- Digital Campaign ROI analytics measure campaign performance; collecting data on in-app activity, redemptions, tray and basket value, loyalty status, device interactions and more.
- Segmentation analytics are contextual, cognitive analytics providing real-time insights into customer segments: expected lifetime value, loyalty, buying behaviors, responsiveness, connectedness, location, media preferences and other data that's useful for our ongoing one-to-one segmentation.
Get actionable information
We use Microsoft Power BI to provide our customers with quick visual insights into our analysis of this massively complex data. There's a wealth of information tied up in these millions of data points, and it's really beyond the realm of spreadsheets and Excel charts to interpret and display. Business insight platforms make it much easier to get actionable insights from big data – something that just isn't possible with siloed data.
Use data insights to guide valuable behavior
Analysis for the sake of generating numbers and charts will never be the end goal. Retailers don't want to just know the numbers, they want to find ways to connect with their customers that result in some form of value – more visits, more purchases, higher basket value, more referrals. While most analysis can return descriptive data (icecream sells well in summer), it takes a powerful analytic platform to interpret that more basic sales information in terms of the complex behavioral and contextual data that enables far more personalizedmarketing (it's hot right now and X is 2 blocks away, send her an offer to redeem when she stops in for gelato). Understanding context is key to influencing positive (read: valuable) customer behaviors – and this real-time capability requires some real firepower.
Converging individual data vs converging segments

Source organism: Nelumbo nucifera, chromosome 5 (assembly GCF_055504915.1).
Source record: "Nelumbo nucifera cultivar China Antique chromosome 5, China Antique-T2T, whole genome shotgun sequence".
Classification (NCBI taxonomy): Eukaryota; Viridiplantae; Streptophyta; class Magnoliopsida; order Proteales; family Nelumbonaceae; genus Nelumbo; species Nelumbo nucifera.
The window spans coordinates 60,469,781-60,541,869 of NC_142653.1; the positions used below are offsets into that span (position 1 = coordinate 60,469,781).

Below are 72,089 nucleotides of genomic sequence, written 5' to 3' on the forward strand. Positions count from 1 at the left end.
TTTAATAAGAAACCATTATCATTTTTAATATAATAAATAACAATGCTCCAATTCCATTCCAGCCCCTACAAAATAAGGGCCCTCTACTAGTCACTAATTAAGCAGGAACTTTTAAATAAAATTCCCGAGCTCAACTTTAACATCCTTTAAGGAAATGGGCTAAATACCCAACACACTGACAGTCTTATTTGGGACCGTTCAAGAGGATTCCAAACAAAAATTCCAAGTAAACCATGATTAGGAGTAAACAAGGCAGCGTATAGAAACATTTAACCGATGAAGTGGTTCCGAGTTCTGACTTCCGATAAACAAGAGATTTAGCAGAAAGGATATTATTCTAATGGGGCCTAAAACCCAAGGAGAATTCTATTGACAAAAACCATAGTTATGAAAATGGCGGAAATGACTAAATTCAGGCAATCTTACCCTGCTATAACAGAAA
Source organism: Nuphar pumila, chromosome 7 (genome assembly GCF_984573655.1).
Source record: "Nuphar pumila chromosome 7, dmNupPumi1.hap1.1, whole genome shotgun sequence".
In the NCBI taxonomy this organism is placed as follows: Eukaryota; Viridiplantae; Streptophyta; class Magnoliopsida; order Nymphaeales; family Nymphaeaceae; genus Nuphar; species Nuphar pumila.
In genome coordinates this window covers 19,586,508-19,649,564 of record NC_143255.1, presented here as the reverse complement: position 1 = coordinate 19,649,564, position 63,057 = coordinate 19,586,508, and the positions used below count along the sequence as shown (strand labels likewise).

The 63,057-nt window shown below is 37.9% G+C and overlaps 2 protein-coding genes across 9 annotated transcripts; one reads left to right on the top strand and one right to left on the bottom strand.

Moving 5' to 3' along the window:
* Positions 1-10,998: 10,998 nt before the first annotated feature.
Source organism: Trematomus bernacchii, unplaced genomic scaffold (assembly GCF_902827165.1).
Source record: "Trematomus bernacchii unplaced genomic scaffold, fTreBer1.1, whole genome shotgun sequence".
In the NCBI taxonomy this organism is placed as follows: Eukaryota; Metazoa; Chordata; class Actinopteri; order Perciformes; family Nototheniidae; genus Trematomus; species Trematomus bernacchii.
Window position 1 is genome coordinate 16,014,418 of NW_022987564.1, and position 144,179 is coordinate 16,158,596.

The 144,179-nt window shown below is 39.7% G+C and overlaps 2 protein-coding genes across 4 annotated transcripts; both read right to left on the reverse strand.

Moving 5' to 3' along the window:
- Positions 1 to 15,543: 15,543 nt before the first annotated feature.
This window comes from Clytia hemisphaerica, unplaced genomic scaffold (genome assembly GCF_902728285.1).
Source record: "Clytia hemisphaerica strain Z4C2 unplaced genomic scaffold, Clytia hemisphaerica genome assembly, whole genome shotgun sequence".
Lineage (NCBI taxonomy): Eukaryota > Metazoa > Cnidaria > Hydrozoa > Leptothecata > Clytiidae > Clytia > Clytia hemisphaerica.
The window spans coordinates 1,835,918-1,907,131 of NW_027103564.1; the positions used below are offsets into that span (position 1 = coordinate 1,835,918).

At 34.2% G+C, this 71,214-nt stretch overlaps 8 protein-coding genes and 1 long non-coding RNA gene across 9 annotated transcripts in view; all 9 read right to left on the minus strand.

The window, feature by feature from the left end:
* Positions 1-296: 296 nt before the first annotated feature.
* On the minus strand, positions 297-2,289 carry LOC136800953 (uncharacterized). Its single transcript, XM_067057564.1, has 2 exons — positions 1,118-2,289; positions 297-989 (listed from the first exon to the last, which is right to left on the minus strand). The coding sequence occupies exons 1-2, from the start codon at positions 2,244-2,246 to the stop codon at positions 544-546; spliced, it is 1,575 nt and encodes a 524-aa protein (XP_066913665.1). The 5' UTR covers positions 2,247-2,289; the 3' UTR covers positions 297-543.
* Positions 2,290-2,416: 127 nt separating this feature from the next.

It's important to remember the entire point of data convergence is to bring together the distinct and disparate data we hold about individuals into a single 360 view of each customer. This isn't old-school segment convergence, where we try to find as many common data points as we can in order to form (mostly) homogenous customer segments. We've already discussed the importance of being as granular as possible for more effective personalization. Our data convergence process means we can help our customers target their segments-of-one more precisely – rather than relying on just knowing their demographic data or purchase history.
Preservation of data for future-proofing
This is one critical point when working with large volumes of data that escapes many companies and can leave you in a spot of difficulty in the future. And it's particularly important when working in a multi-channel environment. While maintaining a database that is clean and optimized is important for the health and effectiveness of your system right now, you need to keep future requirements in mind and ensure you're not optimizing in a way that throws out or disregards any data or context that is going to be useful in the future.
Many companies are now finding that insights from their current platforms are limited because historic data records either aren't complete or lack the detail to connect them to current customers or activities. This is why we store data in several different layers - with regularly accessed data in a more organized, easily accessible format and then more complete records held separately in a less structured format to allow for maximum flexibility in the future.